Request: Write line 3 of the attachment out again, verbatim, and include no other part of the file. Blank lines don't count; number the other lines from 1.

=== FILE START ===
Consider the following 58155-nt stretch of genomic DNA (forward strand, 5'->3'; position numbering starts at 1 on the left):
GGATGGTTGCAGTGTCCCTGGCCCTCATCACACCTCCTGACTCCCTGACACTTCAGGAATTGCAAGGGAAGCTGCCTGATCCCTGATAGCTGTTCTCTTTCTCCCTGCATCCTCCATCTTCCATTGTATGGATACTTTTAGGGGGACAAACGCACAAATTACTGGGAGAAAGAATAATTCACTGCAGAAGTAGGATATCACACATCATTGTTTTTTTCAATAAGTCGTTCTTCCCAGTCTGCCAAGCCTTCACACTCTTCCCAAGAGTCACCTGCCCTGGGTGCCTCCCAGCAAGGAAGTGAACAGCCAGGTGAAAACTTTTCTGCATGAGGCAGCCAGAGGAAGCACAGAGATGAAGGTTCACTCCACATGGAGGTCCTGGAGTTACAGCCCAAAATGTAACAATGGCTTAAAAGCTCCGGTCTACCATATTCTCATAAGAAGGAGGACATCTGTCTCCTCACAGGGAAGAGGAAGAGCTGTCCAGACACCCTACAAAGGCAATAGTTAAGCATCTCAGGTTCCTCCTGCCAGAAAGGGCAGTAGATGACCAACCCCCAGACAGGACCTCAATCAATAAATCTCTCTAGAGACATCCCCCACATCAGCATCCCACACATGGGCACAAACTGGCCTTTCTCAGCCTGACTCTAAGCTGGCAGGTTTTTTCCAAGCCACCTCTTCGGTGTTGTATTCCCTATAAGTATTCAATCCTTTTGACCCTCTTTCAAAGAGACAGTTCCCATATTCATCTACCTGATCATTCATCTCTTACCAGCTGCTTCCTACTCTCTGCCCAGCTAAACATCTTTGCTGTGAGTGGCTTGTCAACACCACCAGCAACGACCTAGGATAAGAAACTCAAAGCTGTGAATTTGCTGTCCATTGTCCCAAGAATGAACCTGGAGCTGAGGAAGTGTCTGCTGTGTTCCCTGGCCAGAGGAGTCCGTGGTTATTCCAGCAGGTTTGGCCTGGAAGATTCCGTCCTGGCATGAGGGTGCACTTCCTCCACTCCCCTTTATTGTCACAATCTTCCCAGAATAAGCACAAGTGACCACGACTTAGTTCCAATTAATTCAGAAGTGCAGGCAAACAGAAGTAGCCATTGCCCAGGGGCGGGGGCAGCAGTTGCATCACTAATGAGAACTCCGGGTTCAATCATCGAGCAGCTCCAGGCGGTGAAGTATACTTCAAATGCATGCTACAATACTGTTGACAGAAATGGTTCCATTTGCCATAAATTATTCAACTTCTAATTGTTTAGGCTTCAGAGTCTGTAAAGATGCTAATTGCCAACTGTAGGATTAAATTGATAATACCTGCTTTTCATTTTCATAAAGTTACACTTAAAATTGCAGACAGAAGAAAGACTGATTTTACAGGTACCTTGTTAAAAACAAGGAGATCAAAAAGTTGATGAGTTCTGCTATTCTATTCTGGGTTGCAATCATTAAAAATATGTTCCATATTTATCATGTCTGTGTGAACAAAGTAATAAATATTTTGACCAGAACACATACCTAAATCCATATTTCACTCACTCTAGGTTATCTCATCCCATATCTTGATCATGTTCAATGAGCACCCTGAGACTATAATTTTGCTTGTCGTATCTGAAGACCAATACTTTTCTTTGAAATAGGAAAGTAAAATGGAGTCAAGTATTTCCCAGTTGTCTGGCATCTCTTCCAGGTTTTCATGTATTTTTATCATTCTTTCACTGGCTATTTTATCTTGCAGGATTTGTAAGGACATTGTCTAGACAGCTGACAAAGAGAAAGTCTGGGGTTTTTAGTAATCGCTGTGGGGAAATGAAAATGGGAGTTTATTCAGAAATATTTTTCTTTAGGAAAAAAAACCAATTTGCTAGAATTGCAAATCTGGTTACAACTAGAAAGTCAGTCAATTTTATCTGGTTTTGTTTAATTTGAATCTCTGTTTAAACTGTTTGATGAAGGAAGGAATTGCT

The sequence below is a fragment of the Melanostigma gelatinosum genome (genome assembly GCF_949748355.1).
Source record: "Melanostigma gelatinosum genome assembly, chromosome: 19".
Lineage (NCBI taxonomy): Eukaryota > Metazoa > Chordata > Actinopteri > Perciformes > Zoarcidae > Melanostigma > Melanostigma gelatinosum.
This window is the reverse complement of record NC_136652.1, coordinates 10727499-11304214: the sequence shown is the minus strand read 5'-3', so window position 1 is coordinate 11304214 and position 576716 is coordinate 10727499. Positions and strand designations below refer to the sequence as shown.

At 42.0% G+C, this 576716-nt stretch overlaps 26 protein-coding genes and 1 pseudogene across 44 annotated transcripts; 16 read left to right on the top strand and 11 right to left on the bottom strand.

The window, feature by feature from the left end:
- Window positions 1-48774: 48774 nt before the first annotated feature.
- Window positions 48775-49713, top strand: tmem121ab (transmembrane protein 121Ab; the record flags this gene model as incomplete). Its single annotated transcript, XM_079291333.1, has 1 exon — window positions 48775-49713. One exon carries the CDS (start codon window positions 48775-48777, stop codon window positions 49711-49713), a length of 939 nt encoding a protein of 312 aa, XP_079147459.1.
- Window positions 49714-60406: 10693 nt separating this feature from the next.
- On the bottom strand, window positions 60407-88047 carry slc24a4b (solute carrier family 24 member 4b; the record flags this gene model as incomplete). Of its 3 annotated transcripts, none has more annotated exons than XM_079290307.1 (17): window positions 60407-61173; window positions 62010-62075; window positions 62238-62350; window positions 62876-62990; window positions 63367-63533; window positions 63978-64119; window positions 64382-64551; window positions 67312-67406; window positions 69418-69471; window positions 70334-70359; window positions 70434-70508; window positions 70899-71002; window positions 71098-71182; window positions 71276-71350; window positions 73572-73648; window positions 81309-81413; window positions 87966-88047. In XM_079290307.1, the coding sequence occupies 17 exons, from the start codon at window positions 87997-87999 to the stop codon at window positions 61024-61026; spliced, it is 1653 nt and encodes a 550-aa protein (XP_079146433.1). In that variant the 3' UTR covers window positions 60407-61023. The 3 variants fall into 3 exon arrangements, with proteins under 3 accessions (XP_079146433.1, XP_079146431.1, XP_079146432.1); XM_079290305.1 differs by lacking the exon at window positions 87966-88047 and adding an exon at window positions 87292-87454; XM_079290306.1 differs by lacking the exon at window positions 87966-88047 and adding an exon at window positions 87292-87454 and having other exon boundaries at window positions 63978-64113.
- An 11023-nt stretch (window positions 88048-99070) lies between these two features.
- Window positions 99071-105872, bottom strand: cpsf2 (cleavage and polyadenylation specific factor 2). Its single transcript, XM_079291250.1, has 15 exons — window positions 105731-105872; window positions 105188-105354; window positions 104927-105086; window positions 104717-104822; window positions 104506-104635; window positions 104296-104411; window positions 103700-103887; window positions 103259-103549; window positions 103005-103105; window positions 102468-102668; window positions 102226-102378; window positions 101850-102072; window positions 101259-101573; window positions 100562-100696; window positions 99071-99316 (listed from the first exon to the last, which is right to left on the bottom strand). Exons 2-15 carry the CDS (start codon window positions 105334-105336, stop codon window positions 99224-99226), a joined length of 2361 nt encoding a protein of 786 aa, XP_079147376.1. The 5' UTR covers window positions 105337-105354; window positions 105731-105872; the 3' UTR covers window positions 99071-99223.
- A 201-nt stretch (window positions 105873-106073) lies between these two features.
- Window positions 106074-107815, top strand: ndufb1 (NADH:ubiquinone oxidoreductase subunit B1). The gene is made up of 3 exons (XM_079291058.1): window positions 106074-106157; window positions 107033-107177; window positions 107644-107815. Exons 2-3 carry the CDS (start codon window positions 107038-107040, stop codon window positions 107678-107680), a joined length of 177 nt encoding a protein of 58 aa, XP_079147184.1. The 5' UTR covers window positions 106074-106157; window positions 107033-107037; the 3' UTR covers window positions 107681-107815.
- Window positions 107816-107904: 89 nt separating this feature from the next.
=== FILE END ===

The sequence below is a fragment of the Melanostigma gelatinosum genome (genome assembly GCF_949748355.1).